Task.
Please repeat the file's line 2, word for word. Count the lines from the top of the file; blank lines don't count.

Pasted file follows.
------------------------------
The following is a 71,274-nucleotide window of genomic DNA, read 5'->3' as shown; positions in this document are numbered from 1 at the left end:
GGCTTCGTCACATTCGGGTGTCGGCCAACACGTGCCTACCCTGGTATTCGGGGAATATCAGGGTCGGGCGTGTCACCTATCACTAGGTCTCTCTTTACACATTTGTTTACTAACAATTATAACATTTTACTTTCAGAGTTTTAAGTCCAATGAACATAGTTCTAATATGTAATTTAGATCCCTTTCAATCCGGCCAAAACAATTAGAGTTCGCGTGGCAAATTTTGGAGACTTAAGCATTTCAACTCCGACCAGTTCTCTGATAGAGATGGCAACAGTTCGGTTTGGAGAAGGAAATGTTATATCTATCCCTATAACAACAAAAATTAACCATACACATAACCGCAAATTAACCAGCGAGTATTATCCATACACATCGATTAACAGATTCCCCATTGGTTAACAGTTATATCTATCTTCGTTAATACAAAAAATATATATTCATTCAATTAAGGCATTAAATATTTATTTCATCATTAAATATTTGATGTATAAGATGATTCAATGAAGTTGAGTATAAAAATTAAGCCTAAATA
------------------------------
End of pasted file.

GGCTTCGTCACATTCGGGTGTCGGCCAACACGTGCCTACCCTGGTATTCGGGGAATATCAGGGTCGGGCGTGTCACCTATCACTAGGTCTCTCTTTACACATTTGTTTACTAACAATTATAACATTTTACTTTCAGAGTTTTAAGTCCAATGAACATAGTTCTAATATGTAATTTAGATCCCTTTCAATCCGGCCAAAACAATTAGAGTTCGCGTGGCAAATTTTGGAGACTTAAGCATTTCAACTCCGACCAGTTCTCTGATAGAGATGGCAACAGTTCGGTTTGGAGAAGGAAATGTTATATCTATCCCTATAACAACAAAAATTAACCATACACATAACCGCAAATTAACCAGCGAGTATTATCCATACACATCGATTAACAGATTCCCCATTGGTTAACAGTTATATCTATCTTCGTTAATACAAAAAATATATATTCATTCAATTAAGGCATTAAATATTTATTTCATCATTAAATATTTGATGTATAAGATGATTCAATGAAGTTGAGTATAAAAATTAAGCCTAAATA